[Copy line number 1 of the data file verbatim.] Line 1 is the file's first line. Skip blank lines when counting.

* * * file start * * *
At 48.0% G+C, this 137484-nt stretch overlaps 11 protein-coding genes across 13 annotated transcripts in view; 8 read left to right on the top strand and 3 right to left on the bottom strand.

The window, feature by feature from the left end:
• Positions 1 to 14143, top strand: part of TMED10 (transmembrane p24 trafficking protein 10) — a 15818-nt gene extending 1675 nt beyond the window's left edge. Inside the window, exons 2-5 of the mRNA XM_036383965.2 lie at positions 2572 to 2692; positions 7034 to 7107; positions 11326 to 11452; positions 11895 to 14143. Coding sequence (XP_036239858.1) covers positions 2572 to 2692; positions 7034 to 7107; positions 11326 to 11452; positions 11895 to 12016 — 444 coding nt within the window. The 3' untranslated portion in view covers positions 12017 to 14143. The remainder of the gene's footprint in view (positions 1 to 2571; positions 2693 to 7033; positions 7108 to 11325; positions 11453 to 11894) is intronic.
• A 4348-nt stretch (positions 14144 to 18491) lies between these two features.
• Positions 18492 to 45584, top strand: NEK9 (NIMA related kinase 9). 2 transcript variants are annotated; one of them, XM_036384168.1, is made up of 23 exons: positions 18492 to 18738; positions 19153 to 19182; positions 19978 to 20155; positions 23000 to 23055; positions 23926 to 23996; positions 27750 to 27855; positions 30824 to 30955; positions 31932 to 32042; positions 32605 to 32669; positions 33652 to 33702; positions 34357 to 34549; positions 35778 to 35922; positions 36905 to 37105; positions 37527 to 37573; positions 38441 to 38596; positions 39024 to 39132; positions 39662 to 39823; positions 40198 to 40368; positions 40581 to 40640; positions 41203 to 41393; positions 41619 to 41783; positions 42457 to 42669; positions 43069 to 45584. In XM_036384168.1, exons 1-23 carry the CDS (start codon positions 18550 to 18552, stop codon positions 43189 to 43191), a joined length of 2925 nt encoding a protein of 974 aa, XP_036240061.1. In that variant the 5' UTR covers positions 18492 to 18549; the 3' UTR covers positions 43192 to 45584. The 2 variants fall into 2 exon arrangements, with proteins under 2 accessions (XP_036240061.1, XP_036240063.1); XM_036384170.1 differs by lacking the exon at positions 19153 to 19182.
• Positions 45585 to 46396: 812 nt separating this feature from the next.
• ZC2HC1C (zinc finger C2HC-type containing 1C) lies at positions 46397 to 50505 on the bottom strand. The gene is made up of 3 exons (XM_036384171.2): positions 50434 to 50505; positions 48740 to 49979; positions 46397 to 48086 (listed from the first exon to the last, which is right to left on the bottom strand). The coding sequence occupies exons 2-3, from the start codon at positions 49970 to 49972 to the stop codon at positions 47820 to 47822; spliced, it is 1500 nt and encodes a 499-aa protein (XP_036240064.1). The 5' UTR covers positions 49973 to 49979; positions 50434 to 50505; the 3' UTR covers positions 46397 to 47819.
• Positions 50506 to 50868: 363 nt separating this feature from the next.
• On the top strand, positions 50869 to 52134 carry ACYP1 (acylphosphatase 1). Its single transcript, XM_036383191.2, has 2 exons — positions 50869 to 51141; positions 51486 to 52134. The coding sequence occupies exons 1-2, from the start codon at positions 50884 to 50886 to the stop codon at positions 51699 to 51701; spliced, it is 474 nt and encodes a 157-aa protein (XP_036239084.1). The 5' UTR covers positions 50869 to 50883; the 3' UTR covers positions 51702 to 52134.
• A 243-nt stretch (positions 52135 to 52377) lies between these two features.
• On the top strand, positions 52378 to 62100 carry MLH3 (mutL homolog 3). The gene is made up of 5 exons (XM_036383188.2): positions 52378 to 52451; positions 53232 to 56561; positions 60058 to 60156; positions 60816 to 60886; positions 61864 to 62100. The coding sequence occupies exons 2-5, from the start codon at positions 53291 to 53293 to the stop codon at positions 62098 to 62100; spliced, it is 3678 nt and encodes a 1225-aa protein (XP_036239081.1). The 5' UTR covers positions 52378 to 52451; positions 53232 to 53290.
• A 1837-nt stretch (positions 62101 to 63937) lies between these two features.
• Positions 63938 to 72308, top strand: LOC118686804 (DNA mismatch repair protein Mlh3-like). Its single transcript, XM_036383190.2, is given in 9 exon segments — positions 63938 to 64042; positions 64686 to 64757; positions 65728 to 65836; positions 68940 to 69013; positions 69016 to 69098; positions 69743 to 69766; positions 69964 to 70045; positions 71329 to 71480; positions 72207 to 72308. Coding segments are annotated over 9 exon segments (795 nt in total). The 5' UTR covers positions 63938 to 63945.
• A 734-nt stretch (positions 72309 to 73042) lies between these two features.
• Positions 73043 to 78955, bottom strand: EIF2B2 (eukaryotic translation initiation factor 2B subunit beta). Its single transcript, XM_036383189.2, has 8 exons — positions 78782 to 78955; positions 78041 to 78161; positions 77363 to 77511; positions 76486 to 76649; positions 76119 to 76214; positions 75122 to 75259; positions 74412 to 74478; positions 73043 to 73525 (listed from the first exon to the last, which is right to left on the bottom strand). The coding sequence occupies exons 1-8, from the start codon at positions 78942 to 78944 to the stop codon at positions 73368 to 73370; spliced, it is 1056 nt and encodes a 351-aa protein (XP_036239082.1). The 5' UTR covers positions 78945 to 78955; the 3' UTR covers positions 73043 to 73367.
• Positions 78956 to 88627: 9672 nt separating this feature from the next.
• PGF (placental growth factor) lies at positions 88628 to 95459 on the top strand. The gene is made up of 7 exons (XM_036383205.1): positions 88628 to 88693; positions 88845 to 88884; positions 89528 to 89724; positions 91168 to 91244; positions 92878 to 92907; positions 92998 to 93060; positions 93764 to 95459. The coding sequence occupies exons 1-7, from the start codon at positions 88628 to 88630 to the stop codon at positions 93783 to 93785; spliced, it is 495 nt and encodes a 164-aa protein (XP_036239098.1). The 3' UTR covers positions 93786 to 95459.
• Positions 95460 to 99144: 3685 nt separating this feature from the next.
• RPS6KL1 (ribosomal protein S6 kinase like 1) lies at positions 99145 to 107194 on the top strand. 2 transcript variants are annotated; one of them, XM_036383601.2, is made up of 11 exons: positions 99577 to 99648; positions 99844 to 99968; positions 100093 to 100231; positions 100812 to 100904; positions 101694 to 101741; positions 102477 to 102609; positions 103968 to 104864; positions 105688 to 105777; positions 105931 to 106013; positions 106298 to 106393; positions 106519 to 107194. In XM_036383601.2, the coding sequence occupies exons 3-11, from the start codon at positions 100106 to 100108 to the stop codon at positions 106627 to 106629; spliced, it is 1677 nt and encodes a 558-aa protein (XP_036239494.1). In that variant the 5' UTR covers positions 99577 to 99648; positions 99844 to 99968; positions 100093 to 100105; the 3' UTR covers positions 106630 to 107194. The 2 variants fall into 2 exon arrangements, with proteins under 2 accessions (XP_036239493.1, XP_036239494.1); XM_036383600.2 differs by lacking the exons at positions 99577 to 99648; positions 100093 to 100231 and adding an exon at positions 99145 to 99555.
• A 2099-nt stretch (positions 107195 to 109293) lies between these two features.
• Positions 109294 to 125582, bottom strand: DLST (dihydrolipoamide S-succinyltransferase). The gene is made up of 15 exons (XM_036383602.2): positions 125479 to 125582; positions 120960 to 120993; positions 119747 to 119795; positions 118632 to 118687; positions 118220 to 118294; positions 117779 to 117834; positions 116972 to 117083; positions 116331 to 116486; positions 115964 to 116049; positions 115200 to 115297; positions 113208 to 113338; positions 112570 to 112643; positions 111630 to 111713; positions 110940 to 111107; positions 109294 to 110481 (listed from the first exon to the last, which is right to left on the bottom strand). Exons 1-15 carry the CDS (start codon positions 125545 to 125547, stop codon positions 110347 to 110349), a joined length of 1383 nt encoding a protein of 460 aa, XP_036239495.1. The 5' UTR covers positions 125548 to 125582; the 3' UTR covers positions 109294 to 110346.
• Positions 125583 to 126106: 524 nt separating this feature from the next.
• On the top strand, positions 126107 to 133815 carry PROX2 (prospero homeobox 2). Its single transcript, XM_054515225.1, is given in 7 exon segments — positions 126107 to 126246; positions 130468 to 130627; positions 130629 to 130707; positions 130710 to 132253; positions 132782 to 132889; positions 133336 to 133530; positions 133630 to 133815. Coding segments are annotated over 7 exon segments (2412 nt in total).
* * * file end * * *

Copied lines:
At 48.0% G+C, this 137484-nt stretch overlaps 11 protein-coding genes across 13 annotated transcripts in view; 8 read left to right on the top strand and 3 right to left on the bottom strand.